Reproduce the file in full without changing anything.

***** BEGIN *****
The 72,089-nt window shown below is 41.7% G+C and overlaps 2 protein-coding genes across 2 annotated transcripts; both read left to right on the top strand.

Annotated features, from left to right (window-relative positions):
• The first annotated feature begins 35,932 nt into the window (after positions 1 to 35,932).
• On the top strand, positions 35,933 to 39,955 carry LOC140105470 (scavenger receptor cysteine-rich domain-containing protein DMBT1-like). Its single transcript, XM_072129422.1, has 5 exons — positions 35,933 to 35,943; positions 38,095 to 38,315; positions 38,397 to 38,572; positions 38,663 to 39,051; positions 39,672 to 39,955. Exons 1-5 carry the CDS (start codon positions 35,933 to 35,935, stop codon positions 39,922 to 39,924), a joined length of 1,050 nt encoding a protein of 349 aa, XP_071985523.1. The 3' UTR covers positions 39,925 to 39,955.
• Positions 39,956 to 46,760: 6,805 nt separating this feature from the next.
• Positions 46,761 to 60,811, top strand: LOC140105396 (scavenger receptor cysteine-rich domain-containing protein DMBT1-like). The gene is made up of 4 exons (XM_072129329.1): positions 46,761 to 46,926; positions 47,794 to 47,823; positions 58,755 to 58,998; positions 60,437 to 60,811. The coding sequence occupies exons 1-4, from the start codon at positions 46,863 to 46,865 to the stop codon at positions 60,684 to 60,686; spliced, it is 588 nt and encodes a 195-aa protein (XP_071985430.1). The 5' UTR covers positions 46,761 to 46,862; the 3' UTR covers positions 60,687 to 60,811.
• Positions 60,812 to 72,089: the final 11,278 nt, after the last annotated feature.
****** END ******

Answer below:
The 72,089-nt window shown below is 41.7% G+C and overlaps 2 protein-coding genes across 2 annotated transcripts; both read left to right on the top strand.

Annotated features, from left to right (window-relative positions):
• The first annotated feature begins 35,932 nt into the window (after positions 1 to 35,932).
• On the top strand, positions 35,933 to 39,955 carry LOC140105470 (scavenger receptor cysteine-rich domain-containing protein DMBT1-like). Its single transcript, XM_072129422.1, has 5 exons — positions 35,933 to 35,943; positions 38,095 to 38,315; positions 38,397 to 38,572; positions 38,663 to 39,051; positions 39,672 to 39,955. Exons 1-5 carry the CDS (start codon positions 35,933 to 35,935, stop codon positions 39,922 to 39,924), a joined length of 1,050 nt encoding a protein of 349 aa, XP_071985523.1. The 3' UTR covers positions 39,925 to 39,955.
• Positions 39,956 to 46,760: 6,805 nt separating this feature from the next.
• Positions 46,761 to 60,811, top strand: LOC140105396 (scavenger receptor cysteine-rich domain-containing protein DMBT1-like). The gene is made up of 4 exons (XM_072129329.1): positions 46,761 to 46,926; positions 47,794 to 47,823; positions 58,755 to 58,998; positions 60,437 to 60,811. The coding sequence occupies exons 1-4, from the start codon at positions 46,863 to 46,865 to the stop codon at positions 60,684 to 60,686; spliced, it is 588 nt and encodes a 195-aa protein (XP_071985430.1). The 5' UTR covers positions 46,761 to 46,862; the 3' UTR covers positions 60,687 to 60,811.
• Positions 60,812 to 72,089: the final 11,278 nt, after the last annotated feature.